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4 Loss Control Options for Your Company


All businesses are susceptible to theft

In a competitive marketplace, businesses face enough challenges when it comes to making a profit. Unnecessary loss doesn’t need to be one of those challenges.

As a result, loss control is indispensable. It’s a proactive means to minimize, if not prevent, loss in any form (including waste or theft). This is because losses are basically an expense item. Businesses lose money when they lose inventory or equipment.

Fortunately, there are loss control options available to businesses. Here are 4 of them.

1. Inventory Management

It’s safe to say that the single most important loss control initiative that can be taken by any business that maintains an inventory is inventory management. Because inventory management can become a complicated science very quickly, there are numerous software applications available to help you, the small-to-medium sized business owner, properly handle your backroom stock.

Unmanaged inventory is susceptible to waste and theft. Waste may happen only occasionally, but if people who have access to your inventory know that you’re not keeping tabs on stock levels, they’ll be tempted to help themselves.

Of course, calculating costs of goods sold requires, to some extent, a level of inventory management. That’s because costs of goods sold is calculated based on the difference between beginning and ending inventory values.

2. Data Security

You’re going to need state-of-the-art data security. There are simply too many people in this world who are skilled in the science of hacking for you to leave the security of your systems to chance.

You’ll find that data security is especially important if you keep a record of people’s credit card numbers on a hard drive. Nothing will ruin the reputation of your business faster than news about your customers’ credit card numbers being stolen because your systems were hacked.

Also, along these lines, ensure that your hardware is kept in a secure physical location. Sometimes, hackers gain access to systems the old-fashioned way: they break in to your location and use them.


Does your business have a solid data security plan?

3. Business Insurance

You can follow all of the points laid out in this article and, unfortunately, still be the victim of some type of loss. In that case, you’re going to need good insurance.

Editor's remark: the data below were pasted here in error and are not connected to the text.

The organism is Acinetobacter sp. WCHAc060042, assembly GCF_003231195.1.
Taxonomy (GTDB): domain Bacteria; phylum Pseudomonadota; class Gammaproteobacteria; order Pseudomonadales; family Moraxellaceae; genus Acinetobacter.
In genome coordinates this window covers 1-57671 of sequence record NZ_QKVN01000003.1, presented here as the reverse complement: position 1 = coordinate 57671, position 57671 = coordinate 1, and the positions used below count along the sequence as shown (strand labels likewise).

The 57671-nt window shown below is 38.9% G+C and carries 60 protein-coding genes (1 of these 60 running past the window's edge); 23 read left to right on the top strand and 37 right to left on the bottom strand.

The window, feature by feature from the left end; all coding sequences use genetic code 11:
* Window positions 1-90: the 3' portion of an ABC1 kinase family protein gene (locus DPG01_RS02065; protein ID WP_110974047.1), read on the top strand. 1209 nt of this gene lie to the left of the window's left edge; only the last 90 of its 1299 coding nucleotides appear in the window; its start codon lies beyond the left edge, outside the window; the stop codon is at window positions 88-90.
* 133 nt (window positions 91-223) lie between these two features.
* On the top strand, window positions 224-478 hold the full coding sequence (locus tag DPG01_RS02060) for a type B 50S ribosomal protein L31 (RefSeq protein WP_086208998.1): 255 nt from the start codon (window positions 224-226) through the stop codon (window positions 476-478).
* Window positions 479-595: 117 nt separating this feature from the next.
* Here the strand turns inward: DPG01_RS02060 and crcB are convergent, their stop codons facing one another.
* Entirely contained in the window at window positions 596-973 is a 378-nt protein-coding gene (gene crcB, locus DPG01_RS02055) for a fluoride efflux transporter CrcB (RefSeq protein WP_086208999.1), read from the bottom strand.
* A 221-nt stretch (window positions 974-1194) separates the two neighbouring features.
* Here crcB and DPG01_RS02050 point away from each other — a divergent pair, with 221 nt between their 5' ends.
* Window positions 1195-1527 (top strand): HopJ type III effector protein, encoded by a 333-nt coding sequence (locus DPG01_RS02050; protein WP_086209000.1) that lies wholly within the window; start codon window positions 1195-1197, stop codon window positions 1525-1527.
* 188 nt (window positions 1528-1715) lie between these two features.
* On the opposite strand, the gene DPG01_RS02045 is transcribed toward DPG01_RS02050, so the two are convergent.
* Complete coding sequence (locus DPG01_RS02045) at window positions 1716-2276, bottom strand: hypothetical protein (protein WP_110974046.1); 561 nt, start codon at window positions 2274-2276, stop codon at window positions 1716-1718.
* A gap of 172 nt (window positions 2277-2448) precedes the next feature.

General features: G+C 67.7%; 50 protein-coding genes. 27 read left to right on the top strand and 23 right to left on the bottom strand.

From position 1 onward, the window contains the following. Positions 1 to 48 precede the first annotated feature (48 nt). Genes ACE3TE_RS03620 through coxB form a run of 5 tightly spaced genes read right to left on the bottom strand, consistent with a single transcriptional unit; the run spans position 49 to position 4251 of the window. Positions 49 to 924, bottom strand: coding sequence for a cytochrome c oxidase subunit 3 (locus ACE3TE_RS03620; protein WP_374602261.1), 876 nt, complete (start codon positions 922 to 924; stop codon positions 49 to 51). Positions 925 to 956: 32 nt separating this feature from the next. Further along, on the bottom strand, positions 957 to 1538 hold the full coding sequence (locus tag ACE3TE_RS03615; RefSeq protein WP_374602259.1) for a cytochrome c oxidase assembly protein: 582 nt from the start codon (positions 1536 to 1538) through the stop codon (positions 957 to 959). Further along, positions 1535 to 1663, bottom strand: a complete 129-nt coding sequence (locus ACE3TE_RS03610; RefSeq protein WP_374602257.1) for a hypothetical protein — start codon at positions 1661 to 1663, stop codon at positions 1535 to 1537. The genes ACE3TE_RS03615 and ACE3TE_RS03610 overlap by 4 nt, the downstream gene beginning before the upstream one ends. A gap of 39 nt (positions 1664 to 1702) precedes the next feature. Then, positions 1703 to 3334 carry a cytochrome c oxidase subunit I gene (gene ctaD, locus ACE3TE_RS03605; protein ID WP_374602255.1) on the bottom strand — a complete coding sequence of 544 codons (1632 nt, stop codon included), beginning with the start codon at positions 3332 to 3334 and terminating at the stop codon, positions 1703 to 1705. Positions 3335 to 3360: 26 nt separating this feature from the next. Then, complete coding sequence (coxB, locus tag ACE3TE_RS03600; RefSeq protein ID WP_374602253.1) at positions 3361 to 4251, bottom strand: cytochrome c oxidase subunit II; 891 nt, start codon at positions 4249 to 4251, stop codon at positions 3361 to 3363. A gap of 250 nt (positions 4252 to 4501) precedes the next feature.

How does business insurance effectively prevent loss? Because it shifts the risk from you, the business owner, to a third party, in this case the insurance company. In the event that you do everything “right” and you are still the victim of some unfortunate occurrence that led to loss, you have some recourse with your insurance company.

This is where you want to do some number crunching. What’s a reasonable amount of loss you can expect? For example, if you own a restaurant, what’s the average value of the food stock in your walk-in? You might need to replace it all if there is a lengthy power outage in your area. Make sure you get a policy that covers that amount.

4. Education

Yes, educate your employees about loss control and prevention as well. There are two very good reasons to do this. First, you’re letting your team members know that you take loss control seriously. This will act as an inherent deterrent to theft. Second, you’ll have some help in your loss control efforts. That’s a good thing since, for most businesses, it’s challenging for one person to handle the task alone.

Loss Prevention might seem like a heavy burden for a business at first because it involves a lot of number-crunching and hands-on effort. However, in the long, a good loss control policy more than pays for itself with the amount of money saved.

THE 5 PILLARS OF RISK CONTROL

The 5 Pillars of Risk Control

Whatever kind of business you run, there are bound to be at least a few risks involved. Learning how to control those risks not only keeps customers and employees safe, but also benefits your bottom line.

Learn five techniques for controlling risk in your company by downloading your free copy of “The 5 Pillars of Risk Control” today.